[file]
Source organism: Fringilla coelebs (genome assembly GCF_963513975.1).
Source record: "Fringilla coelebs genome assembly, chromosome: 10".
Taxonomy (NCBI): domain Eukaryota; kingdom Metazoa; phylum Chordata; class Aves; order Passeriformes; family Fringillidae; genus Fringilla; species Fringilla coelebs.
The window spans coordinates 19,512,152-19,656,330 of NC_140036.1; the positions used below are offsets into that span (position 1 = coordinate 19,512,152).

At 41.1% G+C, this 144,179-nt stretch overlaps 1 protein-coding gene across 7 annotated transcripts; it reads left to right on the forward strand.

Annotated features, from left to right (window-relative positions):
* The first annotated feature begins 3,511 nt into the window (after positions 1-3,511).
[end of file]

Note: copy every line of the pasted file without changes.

Source organism: Fringilla coelebs (genome assembly GCF_963513975.1).
Source record: "Fringilla coelebs genome assembly, chromosome: 10".
Taxonomy (NCBI): domain Eukaryota; kingdom Metazoa; phylum Chordata; class Aves; order Passeriformes; family Fringillidae; genus Fringilla; species Fringilla coelebs.
The window spans coordinates 19,512,152-19,656,330 of NC_140036.1; the positions used below are offsets into that span (position 1 = coordinate 19,512,152).

At 41.1% G+C, this 144,179-nt stretch overlaps 1 protein-coding gene across 7 annotated transcripts; it reads left to right on the forward strand.

Annotated features, from left to right (window-relative positions):
* The first annotated feature begins 3,511 nt into the window (after positions 1-3,511).